Tai chi on the other hand was developed specifically as a martial art, meaning the precision and detail of each movement is done that way in order to properly deal with the threat posed by incoming force. Many who teach “tai chi” are not aware of or feel the martial aspects are unimportant for people to experience the benefit of practicing the art. While it is true that something is better than nothing, tai chi without its martial roots is just like calling yoga a stretching routine; over simplified and watered down for the easy consumption of a public in love with a quick fix.
Just as the complete study of yoga is more than twisting and stretching the body, tai chi is much more than moving meditation. All tai chi is based on ancient Taoist principles and these are outlined in readily available copies of the tai chi classics, the first written around 1200, yet despite the easy access to the definitive source, many do not refer to it. As a result what many practice may be described as “tai chi-like” but not exactly tai chi, just as a glass of water with a lemon slice cannot be called lemon juice, despite the fact they have the same basic ingredients. This is not meant to insult tai chi practitioners, rather a suggestion that one should cross reference their practice with the principles and concepts outlined in the classics to infuse your practice with greater effect and richness.
Once one understands the reasons why movements need to be performed a certain way, maintaining proper alignment, openness of joints, correct balance and relaxed, fluid movement, the execution of the postures makes clear sense and will forever change the way you view postures, form and practice. I highly recommend that anyone currently training or thinking of beginning training should check out a copy at the library or purchase a copy themselves, although, be aware the translation is sometimes tricky and is often read literally when elements are actually intended to refer to the authors intentions of the actions and not the actions themselves.
Either activity is extremely fulfilling and can benefit anyone willing to make the attempt. A healthier, more fit body improves all aspects of our lives and helps us get the most out of the time we have. Be the best you can be, and be an example to those you love.

What Comes First?

What Comes First?
Recently I was asked what I felt was the correct sequence of training to produce effective results. In order to answer this question we need to first ask what most practitioners do and why they are not satisfied with those results. Typical training follows a regimen of observing technique and attempting to replicate it and then repeating it numerous times until it is ingrained into a muscle memory. The result is often that the technique will not perform as it is designed, but the problem is actually that the technique has been committed to memory incorrectly and each time reinforced that way, otherwise it would perform as intended. The core is not the technique, since there is such similarity among martial arts techniques if you doubt this go from style to style and observe just how similar blocking and striking movements are.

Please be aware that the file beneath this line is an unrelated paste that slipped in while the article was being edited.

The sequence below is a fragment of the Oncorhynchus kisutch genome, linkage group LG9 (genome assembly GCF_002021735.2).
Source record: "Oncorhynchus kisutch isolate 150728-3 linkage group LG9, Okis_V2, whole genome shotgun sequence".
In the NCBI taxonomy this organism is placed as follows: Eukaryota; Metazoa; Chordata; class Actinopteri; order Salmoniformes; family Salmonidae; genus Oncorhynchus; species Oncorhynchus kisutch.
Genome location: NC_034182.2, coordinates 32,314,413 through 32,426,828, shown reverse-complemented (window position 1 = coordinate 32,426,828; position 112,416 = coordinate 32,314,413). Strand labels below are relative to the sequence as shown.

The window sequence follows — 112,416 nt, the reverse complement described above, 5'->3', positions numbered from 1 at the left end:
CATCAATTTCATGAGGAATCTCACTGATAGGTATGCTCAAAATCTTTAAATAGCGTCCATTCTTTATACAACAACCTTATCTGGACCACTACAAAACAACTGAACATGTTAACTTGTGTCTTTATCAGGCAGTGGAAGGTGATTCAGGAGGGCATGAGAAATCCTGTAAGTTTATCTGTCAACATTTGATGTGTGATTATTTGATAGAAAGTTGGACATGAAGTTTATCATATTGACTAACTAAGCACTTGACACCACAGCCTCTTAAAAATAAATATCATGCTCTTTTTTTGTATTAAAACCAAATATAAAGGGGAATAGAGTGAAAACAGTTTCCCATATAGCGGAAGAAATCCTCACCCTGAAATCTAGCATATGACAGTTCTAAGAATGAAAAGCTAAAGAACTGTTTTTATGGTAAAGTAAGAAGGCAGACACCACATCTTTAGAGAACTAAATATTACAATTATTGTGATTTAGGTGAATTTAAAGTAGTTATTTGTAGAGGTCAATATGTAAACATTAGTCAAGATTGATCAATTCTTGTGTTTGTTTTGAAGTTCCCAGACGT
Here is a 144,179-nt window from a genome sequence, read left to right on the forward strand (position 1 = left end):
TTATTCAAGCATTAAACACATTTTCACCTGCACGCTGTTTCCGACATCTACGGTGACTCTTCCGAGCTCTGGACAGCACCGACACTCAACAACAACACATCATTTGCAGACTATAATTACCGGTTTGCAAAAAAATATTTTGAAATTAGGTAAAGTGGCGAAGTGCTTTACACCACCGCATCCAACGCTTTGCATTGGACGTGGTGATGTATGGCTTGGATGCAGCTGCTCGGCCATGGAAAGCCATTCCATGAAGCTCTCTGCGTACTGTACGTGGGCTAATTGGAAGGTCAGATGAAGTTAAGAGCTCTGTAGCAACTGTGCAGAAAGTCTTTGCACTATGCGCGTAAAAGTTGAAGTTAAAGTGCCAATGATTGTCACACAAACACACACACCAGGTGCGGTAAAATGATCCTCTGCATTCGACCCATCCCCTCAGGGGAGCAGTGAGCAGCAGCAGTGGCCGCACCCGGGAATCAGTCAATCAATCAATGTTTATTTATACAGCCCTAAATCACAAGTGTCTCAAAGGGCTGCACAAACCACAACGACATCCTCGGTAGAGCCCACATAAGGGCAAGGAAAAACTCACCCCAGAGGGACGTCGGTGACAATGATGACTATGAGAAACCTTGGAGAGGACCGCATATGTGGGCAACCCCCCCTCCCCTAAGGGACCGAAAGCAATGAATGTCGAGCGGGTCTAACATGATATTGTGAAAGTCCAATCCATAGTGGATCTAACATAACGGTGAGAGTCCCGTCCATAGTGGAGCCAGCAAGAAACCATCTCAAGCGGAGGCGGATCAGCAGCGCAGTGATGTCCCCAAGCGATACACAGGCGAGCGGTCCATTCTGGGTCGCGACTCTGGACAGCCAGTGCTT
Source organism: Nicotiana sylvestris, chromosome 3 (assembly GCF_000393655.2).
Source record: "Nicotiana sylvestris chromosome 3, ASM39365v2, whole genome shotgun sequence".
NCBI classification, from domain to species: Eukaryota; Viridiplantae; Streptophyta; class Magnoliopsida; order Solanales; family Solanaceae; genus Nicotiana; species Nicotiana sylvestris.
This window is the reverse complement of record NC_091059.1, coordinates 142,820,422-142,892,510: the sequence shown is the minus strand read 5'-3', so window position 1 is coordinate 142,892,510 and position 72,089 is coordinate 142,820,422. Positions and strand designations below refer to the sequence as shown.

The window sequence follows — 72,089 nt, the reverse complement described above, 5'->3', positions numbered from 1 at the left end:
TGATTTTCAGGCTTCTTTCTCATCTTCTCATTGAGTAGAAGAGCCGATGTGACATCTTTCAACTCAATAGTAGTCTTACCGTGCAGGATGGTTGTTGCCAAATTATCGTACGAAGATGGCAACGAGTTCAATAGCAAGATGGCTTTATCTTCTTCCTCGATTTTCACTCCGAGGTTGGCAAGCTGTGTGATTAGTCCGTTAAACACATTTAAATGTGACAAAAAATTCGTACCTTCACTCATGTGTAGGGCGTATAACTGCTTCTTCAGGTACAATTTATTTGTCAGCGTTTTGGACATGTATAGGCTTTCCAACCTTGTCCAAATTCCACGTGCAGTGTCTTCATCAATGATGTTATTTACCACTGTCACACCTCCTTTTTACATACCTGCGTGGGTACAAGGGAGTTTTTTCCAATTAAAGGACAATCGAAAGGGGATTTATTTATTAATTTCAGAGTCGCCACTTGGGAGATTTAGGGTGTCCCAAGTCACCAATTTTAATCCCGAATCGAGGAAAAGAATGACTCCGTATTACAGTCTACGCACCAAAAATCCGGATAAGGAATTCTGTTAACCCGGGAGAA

In my studies of history and martial arts history in particular, I compared modern training to training methods used in ancient times. Fundamentally we see similarity in drilling and repetitive movement, but there is a large difference in detail. Martial arts have roots in military training but achieved their highest levels in monasteries where the training was overseen  by highly educated monks so the detail impressed upon students was much more precise, and only then did they commit the technique to muscle memory. We routinely test this principle in class by applying force to a given technique, observing how it feels, making adjustments until it clearly feels correct, go over what factors make it correct and then drill it repetitively.

Once the core is firm we add a partner to the mix which completely changes the dynamic again. The initial contact is often so distracting, we neglect the precision we worked so diligently at and must grow accustom to this added component. At this point we start to understand working with energy and how to adjust accordingly and we begin using tools like sensitivity games to teach us about the diversity of energy and the similarity of it. At this point the key is to recognize that the “games” used to teach us to feel the opponent and the energy are actually combat, and we are trying to use the contact our opponent gives us to utilize that same feeling. Then “sparring” can take place. So to summarize, understand the body, understand the dynamics of energy, learn to move and maintain those principles, partner training, then sparring.
This way of training can seem slow and monotonous but in the end it takes less time and is more thorough.

The non mysticism of martial arts

We are all familiar with martial techniques and we can understand leverage and the generation of power but inevitably there will be a reference to Chi and some eyes will roll and some will widen in blind acceptance of some mystical secret. Unless you speak to someone who actually has an understanding of such concepts and they will look at you like you’re insane if you refer to this as some form of irrational magic, because to those who understand it is very physical and very attainable. In fact, the thing that prevents people from seeing it is merely a result of not understanding their own body and their own mind.